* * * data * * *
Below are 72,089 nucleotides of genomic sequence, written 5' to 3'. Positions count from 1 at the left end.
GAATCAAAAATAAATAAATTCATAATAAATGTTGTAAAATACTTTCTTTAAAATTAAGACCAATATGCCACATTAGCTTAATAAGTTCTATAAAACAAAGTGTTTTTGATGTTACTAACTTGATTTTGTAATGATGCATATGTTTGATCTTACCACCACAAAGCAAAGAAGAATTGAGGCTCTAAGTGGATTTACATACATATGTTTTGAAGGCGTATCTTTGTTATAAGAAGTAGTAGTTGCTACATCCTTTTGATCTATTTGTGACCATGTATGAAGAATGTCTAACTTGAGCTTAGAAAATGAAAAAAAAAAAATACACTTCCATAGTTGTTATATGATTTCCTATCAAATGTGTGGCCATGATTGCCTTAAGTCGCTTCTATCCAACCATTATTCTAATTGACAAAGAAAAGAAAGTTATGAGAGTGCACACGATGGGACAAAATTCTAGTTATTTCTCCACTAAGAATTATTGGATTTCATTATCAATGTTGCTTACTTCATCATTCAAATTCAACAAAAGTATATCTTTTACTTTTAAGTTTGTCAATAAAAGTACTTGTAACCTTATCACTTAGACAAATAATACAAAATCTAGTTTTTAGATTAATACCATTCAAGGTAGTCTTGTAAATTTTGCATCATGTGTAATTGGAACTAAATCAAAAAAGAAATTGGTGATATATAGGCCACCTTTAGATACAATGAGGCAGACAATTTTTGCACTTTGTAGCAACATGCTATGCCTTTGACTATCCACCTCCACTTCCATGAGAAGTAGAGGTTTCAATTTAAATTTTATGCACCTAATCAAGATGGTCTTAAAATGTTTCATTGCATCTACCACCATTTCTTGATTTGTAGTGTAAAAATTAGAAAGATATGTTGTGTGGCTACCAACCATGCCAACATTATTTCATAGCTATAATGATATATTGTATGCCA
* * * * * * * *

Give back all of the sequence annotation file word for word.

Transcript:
Below are 72,089 nucleotides of genomic sequence, written 5' to 3'. Positions count from 1 at the left end.
GAATCAAAAATAAATAAATTCATAATAAATGTTGTAAAATACTTTCTTTAAAATTAAGACCAATATGCCACATTAGCTTAATAAGTTCTATAAAACAAAGTGTTTTTGATGTTACTAACTTGATTTTGTAATGATGCATATGTTTGATCTTACCACCACAAAGCAAAGAAGAATTGAGGCTCTAAGTGGATTTACATACATATGTTTTGAAGGCGTATCTTTGTTATAAGAAGTAGTAGTTGCTACATCCTTTTGATCTATTTGTGACCATGTATGAAGAATGTCTAACTTGAGCTTAGAAAATGAAAAAAAAAAAATACACTTCCATAGTTGTTATATGATTTCCTATCAAATGTGTGGCCATGATTGCCTTAAGTCGCTTCTATCCAACCATTATTCTAATTGACAAAGAAAAGAAAGTTATGAGAGTGCACACGATGGGACAAAATTCTAGTTATTTCTCCACTAAGAATTATTGGATTTCATTATCAATGTTGCTTACTTCATCATTCAAATTCAACAAAAGTATATCTTTTACTTTTAAGTTTGTCAATAAAAGTACTTGTAACCTTATCACTTAGACAAATAATACAAAATCTAGTTTTTAGATTAATACCATTCAAGGTAGTCTTGTAAATTTTGCATCATGTGTAATTGGAACTAAATCAAAAAAGAAATTGGTGATATATAGGCCACCTTTAGATACAATGAGGCAGACAATTTTTGCACTTTGTAGCAACATGCTATGCCTTTGACTATCCACCTCCACTTCCATGAGAAGTAGAGGTTTCAATTTAAATTTTATGCACCTAATCAAGATGGTCTTAAAATGTTTCATTGCATCTACCACCATTTCTTGATTTGTAGTGTAAAAATTAGAAAGATATGTTGTGTGGCTACCAACCATGCCAACATTATTTCATAGCTATAATGATATATTGTATGCCA